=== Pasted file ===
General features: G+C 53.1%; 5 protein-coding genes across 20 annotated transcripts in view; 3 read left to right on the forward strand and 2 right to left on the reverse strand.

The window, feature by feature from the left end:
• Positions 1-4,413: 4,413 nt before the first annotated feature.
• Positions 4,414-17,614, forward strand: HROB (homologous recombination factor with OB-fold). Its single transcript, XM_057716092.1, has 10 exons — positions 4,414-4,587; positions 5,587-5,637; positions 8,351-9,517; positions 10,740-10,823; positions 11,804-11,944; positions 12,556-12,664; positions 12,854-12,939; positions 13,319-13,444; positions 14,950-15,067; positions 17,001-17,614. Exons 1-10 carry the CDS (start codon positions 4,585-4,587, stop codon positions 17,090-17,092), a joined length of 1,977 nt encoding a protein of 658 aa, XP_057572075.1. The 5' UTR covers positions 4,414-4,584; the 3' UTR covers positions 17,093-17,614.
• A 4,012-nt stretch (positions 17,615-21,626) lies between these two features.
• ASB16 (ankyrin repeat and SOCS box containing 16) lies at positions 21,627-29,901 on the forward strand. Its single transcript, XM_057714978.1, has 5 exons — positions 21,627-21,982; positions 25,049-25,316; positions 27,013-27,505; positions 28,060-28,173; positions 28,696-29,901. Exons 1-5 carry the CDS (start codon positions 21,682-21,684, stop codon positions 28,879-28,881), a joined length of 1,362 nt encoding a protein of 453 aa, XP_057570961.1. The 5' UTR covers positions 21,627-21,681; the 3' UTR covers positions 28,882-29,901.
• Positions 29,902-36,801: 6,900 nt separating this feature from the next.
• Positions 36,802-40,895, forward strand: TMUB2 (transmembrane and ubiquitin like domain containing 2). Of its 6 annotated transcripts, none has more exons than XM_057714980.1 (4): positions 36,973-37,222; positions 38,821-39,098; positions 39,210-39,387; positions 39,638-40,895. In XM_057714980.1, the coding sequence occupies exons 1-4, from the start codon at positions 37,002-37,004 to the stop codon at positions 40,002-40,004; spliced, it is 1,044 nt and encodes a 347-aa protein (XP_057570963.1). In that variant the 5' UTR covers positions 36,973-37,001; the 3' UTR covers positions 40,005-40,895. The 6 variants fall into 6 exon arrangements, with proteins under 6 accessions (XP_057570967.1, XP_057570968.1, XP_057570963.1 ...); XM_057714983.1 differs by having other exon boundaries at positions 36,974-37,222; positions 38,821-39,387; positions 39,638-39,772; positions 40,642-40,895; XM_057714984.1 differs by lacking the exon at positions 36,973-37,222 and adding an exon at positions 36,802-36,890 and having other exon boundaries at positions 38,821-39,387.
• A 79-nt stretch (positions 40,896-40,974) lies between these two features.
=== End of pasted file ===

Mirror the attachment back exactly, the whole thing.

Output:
General features: G+C 53.1%; 5 protein-coding genes across 20 annotated transcripts in view; 3 read left to right on the forward strand and 2 right to left on the reverse strand.

The window, feature by feature from the left end:
• Positions 1-4,413: 4,413 nt before the first annotated feature.
• Positions 4,414-17,614, forward strand: HROB (homologous recombination factor with OB-fold). Its single transcript, XM_057716092.1, has 10 exons — positions 4,414-4,587; positions 5,587-5,637; positions 8,351-9,517; positions 10,740-10,823; positions 11,804-11,944; positions 12,556-12,664; positions 12,854-12,939; positions 13,319-13,444; positions 14,950-15,067; positions 17,001-17,614. Exons 1-10 carry the CDS (start codon positions 4,585-4,587, stop codon positions 17,090-17,092), a joined length of 1,977 nt encoding a protein of 658 aa, XP_057572075.1. The 5' UTR covers positions 4,414-4,584; the 3' UTR covers positions 17,093-17,614.
• A 4,012-nt stretch (positions 17,615-21,626) lies between these two features.
• ASB16 (ankyrin repeat and SOCS box containing 16) lies at positions 21,627-29,901 on the forward strand. Its single transcript, XM_057714978.1, has 5 exons — positions 21,627-21,982; positions 25,049-25,316; positions 27,013-27,505; positions 28,060-28,173; positions 28,696-29,901. Exons 1-5 carry the CDS (start codon positions 21,682-21,684, stop codon positions 28,879-28,881), a joined length of 1,362 nt encoding a protein of 453 aa, XP_057570961.1. The 5' UTR covers positions 21,627-21,681; the 3' UTR covers positions 28,882-29,901.
• Positions 29,902-36,801: 6,900 nt separating this feature from the next.
• Positions 36,802-40,895, forward strand: TMUB2 (transmembrane and ubiquitin like domain containing 2). Of its 6 annotated transcripts, none has more exons than XM_057714980.1 (4): positions 36,973-37,222; positions 38,821-39,098; positions 39,210-39,387; positions 39,638-40,895. In XM_057714980.1, the coding sequence occupies exons 1-4, from the start codon at positions 37,002-37,004 to the stop codon at positions 40,002-40,004; spliced, it is 1,044 nt and encodes a 347-aa protein (XP_057570963.1). In that variant the 5' UTR covers positions 36,973-37,001; the 3' UTR covers positions 40,005-40,895. The 6 variants fall into 6 exon arrangements, with proteins under 6 accessions (XP_057570967.1, XP_057570968.1, XP_057570963.1 ...); XM_057714983.1 differs by having other exon boundaries at positions 36,974-37,222; positions 38,821-39,387; positions 39,638-39,772; positions 40,642-40,895; XM_057714984.1 differs by lacking the exon at positions 36,973-37,222 and adding an exon at positions 36,802-36,890 and having other exon boundaries at positions 38,821-39,387.
• A 79-nt stretch (positions 40,896-40,974) lies between these two features.